THE 9th CIRCUIT AGREES WITH SOMERS: DIGITAL REALTY’S POSITION CALLED”ABSURDITY”

PAUL SOMERS V. DIGITAL REALTY TRUST, INC., No. 15-17352 (9th Cir. 2017)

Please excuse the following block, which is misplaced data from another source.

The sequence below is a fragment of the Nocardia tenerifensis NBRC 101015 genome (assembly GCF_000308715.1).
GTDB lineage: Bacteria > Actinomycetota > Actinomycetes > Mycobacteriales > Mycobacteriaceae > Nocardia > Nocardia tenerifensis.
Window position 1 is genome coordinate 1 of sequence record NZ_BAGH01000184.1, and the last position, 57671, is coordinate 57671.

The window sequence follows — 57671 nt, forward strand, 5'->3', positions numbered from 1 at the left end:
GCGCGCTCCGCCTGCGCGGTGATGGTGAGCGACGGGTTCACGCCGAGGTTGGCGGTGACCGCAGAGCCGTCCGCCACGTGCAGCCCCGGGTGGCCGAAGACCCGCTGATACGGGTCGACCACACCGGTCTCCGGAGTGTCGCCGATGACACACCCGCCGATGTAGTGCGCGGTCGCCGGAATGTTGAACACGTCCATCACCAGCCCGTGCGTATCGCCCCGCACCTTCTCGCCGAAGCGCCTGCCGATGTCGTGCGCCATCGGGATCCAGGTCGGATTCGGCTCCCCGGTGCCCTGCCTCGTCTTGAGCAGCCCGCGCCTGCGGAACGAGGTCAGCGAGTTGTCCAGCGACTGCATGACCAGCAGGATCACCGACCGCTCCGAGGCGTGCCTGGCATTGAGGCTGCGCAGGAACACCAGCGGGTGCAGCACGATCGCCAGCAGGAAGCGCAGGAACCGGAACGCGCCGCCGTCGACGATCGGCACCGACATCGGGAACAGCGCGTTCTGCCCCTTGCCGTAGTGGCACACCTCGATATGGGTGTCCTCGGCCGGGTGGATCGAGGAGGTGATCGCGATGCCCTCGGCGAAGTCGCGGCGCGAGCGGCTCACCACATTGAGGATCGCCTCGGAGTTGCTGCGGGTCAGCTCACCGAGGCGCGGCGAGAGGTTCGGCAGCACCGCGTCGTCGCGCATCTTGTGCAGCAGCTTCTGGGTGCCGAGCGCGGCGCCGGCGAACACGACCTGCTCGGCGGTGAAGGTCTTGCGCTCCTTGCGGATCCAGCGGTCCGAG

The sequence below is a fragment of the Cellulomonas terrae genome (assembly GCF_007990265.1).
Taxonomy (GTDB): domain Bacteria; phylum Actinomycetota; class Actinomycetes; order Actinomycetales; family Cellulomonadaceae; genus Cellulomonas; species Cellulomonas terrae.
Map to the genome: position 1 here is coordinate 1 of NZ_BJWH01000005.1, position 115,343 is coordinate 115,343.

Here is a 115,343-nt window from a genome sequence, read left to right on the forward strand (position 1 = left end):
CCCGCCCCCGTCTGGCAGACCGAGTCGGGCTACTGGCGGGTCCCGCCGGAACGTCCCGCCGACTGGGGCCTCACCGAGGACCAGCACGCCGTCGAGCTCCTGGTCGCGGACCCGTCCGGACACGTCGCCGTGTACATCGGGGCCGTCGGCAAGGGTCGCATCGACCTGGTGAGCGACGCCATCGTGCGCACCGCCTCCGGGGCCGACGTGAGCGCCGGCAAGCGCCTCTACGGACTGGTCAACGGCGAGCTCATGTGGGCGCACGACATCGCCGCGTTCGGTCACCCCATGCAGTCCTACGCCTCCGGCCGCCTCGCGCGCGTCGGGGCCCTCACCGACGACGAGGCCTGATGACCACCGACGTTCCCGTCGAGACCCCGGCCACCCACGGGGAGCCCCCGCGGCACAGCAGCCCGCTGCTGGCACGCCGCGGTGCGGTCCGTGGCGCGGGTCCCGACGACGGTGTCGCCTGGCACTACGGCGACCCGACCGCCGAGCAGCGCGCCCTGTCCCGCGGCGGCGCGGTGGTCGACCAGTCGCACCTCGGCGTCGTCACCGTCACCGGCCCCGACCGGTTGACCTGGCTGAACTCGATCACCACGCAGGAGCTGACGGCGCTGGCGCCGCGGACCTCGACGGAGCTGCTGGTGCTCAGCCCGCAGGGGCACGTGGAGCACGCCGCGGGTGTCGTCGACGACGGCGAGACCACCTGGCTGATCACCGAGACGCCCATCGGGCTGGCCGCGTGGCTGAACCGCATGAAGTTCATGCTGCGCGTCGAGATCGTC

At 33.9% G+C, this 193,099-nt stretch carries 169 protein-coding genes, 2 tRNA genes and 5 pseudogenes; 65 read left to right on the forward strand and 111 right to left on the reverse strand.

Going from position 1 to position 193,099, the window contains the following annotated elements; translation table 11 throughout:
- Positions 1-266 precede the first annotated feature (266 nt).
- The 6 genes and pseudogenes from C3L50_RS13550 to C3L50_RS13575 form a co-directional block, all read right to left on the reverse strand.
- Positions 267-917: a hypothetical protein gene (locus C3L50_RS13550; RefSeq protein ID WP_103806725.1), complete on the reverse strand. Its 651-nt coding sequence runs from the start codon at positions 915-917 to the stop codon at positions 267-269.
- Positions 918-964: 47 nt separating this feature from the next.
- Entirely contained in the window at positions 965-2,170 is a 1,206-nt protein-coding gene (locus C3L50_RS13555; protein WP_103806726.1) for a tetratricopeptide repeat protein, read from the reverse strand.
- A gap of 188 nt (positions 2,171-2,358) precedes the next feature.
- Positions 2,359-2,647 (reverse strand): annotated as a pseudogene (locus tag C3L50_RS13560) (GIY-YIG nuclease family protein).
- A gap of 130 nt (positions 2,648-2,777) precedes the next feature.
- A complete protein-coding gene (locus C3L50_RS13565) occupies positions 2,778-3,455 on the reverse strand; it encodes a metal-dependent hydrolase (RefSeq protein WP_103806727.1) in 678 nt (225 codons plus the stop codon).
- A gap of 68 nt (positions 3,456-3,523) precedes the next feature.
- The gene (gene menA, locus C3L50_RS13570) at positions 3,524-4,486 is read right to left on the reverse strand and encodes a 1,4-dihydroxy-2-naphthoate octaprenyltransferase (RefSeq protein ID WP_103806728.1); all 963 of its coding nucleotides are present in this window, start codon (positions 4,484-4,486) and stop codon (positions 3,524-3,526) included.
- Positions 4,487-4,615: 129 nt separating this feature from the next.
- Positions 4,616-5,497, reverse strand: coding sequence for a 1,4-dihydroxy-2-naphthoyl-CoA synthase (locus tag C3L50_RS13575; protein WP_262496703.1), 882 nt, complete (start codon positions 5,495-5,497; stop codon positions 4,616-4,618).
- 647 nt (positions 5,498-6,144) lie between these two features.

Court Description: Dodd-Frank Act. The panel affirmed the district court’s denial of the defendant’s motion to dismiss a whistleblower claim brought under the Dodd-Frank Act’s anti-retaliation provision. Following the approach of the Second Circuit, rather than the Fifth Circuit, the panel held that, in using the term “whistleblower,” Congress did not intend to limit protections to those who disclose information to the Securities and Exchange Commission. Rather, the anti-retaliation provision also protects those who were fired after making internal disclosures of alleged unlawful activity under the Sarbanes- Oxley Act and other laws, rules, and regulations. The panel agreed with the Second Circuit that, even if the use of the word “whistleblower” in a last-minute addition to the anti- retaliation provision created uncertainty, an SEC regulation resolved any ambiguity, and was entitled to deference. Dissenting, Judge Owens agreed with the Fifth Circuit. He wrote that King v. Burwell, 135 S. Ct. 2480 (2015) (holding that terms can have different operative consequences in different contexts), on which the majority and the Second Circuit relied in part, should be quarantined to the specific facts of that case. SOMERS V. DIGITAL REALTY TRUST

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